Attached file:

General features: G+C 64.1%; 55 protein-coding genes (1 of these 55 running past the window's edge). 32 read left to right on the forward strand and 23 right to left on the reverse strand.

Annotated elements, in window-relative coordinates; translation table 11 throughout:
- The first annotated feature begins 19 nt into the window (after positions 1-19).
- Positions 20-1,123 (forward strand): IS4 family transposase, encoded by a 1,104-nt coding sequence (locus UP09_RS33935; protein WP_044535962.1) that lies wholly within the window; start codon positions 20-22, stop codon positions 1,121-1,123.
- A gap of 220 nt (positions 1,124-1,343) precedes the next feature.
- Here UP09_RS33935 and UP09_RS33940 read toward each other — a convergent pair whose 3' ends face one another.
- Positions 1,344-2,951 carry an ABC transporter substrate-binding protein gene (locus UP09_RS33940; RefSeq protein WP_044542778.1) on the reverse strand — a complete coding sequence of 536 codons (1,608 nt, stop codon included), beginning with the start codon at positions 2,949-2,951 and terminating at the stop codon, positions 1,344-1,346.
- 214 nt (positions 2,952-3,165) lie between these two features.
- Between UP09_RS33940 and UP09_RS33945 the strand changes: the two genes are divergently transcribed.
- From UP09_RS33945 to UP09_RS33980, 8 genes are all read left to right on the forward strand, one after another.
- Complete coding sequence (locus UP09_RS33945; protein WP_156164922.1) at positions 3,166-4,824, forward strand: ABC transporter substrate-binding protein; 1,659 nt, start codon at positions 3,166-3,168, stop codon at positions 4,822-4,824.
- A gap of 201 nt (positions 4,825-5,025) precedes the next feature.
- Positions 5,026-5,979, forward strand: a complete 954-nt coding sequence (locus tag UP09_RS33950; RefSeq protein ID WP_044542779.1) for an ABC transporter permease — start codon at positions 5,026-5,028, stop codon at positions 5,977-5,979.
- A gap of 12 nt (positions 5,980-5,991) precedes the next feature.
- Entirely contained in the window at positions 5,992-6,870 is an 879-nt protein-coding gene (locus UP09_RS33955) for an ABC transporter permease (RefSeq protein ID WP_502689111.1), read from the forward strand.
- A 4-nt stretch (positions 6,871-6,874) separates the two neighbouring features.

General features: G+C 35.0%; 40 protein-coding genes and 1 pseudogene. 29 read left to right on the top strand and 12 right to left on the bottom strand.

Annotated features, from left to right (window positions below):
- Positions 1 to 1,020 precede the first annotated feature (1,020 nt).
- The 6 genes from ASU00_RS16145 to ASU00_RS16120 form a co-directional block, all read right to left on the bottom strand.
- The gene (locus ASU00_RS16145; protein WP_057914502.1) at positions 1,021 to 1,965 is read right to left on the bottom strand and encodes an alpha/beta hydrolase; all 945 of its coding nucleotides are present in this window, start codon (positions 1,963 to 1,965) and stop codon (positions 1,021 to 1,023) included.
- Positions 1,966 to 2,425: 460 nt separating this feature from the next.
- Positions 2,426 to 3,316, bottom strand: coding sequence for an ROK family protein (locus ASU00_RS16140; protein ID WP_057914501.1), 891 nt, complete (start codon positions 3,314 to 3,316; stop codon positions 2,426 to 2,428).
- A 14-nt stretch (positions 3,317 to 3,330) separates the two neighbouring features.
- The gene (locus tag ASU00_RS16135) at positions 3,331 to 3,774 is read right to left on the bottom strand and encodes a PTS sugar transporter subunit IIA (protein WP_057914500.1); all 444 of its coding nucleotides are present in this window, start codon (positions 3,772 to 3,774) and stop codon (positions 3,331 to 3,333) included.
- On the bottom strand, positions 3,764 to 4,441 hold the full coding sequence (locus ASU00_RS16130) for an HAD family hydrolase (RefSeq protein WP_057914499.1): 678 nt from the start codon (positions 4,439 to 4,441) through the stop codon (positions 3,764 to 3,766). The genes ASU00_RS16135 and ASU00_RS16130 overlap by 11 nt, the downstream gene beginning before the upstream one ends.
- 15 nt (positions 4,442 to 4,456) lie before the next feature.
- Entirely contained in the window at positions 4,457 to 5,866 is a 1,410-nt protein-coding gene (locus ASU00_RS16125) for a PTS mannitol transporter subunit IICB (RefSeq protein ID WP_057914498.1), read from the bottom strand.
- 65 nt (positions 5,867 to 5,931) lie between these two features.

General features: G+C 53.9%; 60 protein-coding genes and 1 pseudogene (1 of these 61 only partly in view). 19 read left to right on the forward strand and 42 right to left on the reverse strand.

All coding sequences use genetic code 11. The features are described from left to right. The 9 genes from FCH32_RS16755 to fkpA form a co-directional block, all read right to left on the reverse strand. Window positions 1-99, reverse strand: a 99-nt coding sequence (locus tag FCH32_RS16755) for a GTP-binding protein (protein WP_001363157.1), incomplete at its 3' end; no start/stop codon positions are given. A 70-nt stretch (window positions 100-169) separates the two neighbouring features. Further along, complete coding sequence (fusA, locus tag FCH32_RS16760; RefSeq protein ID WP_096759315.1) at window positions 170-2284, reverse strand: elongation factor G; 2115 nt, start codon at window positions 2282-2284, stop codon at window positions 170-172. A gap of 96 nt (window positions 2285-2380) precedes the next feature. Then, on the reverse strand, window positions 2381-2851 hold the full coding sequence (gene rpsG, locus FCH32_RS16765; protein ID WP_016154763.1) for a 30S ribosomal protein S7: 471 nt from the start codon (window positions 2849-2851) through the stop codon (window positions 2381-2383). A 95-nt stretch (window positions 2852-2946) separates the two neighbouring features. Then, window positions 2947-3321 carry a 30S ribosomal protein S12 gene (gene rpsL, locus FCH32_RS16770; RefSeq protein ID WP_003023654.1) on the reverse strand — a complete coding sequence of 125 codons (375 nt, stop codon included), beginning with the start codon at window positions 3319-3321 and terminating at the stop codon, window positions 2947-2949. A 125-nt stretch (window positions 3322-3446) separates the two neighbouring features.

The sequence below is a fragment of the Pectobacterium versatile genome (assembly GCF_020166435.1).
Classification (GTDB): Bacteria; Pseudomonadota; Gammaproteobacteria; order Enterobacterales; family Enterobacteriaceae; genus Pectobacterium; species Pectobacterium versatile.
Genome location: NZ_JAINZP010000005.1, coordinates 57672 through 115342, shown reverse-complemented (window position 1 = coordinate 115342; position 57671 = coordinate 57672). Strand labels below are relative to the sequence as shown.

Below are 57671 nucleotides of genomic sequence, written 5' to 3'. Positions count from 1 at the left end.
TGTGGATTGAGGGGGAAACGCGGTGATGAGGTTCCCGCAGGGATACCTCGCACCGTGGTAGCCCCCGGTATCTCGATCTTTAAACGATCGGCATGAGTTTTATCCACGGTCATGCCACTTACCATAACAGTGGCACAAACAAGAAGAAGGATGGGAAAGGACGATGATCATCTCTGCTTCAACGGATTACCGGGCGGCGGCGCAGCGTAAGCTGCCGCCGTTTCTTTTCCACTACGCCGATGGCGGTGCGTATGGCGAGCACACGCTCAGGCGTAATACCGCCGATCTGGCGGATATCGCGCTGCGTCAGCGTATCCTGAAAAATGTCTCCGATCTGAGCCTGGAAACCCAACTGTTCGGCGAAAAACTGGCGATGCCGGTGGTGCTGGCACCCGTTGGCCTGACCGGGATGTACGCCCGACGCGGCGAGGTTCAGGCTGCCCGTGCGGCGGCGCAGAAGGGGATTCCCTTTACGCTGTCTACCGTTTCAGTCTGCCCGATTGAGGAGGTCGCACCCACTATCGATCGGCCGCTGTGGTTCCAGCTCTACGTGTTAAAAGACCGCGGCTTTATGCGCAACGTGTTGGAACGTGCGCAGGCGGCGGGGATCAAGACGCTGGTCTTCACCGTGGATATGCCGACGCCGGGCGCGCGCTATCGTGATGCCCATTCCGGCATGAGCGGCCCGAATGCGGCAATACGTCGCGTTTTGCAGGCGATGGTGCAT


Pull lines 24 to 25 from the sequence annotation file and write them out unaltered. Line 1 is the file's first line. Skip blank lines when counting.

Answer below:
- A 14-nt stretch (positions 3,317 to 3,330) separates the two neighbouring features.
- The gene (locus tag ASU00_RS16135) at positions 3,331 to 3,774 is read right to left on the bottom strand and encodes a PTS sugar transporter subunit IIA (protein WP_057914500.1); all 444 of its coding nucleotides are present in this window, start codon (positions 3,772 to 3,774) and stop codon (positions 3,331 to 3,333) included.